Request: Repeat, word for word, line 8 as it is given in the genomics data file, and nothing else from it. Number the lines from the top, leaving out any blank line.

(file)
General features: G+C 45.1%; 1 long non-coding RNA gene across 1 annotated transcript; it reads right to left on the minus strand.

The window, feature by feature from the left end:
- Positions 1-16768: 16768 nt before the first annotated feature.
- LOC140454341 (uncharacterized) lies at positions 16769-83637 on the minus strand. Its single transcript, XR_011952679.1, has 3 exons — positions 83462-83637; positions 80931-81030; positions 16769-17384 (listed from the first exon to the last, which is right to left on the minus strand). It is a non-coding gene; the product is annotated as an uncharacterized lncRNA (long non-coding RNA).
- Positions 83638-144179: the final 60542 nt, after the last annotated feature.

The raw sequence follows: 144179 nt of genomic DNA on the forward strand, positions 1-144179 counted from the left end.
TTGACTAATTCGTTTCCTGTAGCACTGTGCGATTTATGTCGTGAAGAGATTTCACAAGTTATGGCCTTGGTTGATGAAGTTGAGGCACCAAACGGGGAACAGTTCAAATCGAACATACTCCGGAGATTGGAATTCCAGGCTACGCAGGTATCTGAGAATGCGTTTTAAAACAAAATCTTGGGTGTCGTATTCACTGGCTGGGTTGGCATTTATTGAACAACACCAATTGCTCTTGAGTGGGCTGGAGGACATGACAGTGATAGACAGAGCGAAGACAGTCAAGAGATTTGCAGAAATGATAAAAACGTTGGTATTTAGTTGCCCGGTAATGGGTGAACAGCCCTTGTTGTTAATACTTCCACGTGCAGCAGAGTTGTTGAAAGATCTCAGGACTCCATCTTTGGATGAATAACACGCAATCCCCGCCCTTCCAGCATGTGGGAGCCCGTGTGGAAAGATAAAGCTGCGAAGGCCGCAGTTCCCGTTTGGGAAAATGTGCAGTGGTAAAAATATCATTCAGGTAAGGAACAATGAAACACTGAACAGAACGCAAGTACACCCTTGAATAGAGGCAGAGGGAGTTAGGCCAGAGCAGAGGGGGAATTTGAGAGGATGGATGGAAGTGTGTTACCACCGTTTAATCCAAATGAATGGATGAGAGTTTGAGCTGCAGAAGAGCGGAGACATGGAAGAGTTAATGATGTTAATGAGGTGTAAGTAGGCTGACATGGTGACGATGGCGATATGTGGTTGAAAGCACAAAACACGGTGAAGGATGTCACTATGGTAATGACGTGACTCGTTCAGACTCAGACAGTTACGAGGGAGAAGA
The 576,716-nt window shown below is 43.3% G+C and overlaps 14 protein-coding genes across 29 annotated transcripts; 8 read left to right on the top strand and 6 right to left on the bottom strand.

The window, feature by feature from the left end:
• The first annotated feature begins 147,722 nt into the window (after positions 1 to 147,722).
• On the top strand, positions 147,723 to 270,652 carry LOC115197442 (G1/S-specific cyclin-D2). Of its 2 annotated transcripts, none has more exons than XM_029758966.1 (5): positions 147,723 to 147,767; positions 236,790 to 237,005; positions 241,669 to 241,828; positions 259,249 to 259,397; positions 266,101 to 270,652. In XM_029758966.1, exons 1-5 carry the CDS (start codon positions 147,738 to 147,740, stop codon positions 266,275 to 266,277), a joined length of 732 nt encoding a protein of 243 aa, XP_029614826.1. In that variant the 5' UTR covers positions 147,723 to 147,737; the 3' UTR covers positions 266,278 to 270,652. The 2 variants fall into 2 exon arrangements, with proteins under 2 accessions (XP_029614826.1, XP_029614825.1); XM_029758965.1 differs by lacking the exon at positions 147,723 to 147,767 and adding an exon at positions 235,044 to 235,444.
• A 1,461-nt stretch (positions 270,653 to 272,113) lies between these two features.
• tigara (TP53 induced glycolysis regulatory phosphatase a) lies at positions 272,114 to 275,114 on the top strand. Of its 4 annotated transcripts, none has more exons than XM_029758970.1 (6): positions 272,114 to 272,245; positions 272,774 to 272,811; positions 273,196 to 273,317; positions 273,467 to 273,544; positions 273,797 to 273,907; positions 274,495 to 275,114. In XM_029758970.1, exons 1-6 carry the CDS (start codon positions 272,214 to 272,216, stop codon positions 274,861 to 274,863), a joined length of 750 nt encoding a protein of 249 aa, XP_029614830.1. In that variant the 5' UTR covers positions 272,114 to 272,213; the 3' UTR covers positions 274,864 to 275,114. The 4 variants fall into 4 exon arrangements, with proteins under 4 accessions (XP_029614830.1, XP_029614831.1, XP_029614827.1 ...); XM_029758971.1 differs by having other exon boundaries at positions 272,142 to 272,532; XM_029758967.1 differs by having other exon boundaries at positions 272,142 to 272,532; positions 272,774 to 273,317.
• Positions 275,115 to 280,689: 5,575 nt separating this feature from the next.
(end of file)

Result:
The 576,716-nt window shown below is 43.3% G+C and overlaps 14 protein-coding genes across 29 annotated transcripts; 8 read left to right on the top strand and 6 right to left on the bottom strand.